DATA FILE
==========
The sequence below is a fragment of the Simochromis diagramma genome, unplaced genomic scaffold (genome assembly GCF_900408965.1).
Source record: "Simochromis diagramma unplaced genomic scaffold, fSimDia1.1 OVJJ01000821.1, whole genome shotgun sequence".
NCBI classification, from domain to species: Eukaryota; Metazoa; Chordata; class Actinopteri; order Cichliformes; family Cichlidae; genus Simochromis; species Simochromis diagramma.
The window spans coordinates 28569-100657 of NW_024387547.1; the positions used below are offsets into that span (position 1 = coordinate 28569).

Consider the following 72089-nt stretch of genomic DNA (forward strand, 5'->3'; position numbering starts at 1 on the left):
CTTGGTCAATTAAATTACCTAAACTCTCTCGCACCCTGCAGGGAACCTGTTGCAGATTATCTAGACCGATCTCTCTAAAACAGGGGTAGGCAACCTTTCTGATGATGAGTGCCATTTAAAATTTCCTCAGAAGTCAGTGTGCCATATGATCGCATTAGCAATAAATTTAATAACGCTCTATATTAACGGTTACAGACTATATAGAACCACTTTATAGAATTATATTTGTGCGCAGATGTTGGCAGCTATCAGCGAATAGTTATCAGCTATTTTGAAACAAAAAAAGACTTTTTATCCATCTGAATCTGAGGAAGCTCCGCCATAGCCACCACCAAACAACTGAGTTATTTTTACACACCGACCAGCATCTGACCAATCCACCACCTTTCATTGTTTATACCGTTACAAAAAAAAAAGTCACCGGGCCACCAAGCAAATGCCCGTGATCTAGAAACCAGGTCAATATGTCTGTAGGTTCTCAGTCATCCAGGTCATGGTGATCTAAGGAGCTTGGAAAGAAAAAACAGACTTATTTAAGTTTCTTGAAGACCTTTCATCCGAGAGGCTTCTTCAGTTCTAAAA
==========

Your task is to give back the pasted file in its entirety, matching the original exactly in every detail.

The sequence below is a fragment of the Simochromis diagramma genome, unplaced genomic scaffold (genome assembly GCF_900408965.1).
Source record: "Simochromis diagramma unplaced genomic scaffold, fSimDia1.1 OVJJ01000821.1, whole genome shotgun sequence".
NCBI classification, from domain to species: Eukaryota; Metazoa; Chordata; class Actinopteri; order Cichliformes; family Cichlidae; genus Simochromis; species Simochromis diagramma.
The window spans coordinates 28569-100657 of NW_024387547.1; the positions used below are offsets into that span (position 1 = coordinate 28569).

Consider the following 72089-nt stretch of genomic DNA (forward strand, 5'->3'; position numbering starts at 1 on the left):
CTTGGTCAATTAAATTACCTAAACTCTCTCGCACCCTGCAGGGAACCTGTTGCAGATTATCTAGACCGATCTCTCTAAAACAGGGGTAGGCAACCTTTCTGATGATGAGTGCCATTTAAAATTTCCTCAGAAGTCAGTGTGCCATATGATCGCATTAGCAATAAATTTAATAACGCTCTATATTAACGGTTACAGACTATATAGAACCACTTTATAGAATTATATTTGTGCGCAGATGTTGGCAGCTATCAGCGAATAGTTATCAGCTATTTTGAAACAAAAAAAGACTTTTTATCCATCTGAATCTGAGGAAGCTCCGCCATAGCCACCACCAAACAACTGAGTTATTTTTACACACCGACCAGCATCTGACCAATCCACCACCTTTCATTGTTTATACCGTTACAAAAAAAAAAGTCACCGGGCCACCAAGCAAATGCCCGTGATCTAGAAACCAGGTCAATATGTCTGTAGGTTCTCAGTCATCCAGGTCATGGTGATCTAAGGAGCTTGGAAAGAAAAAACAGACTTATTTAAGTTTCTTGAAGACCTTTCATCCGAGAGGCTTCTTCAGTTCTAAAA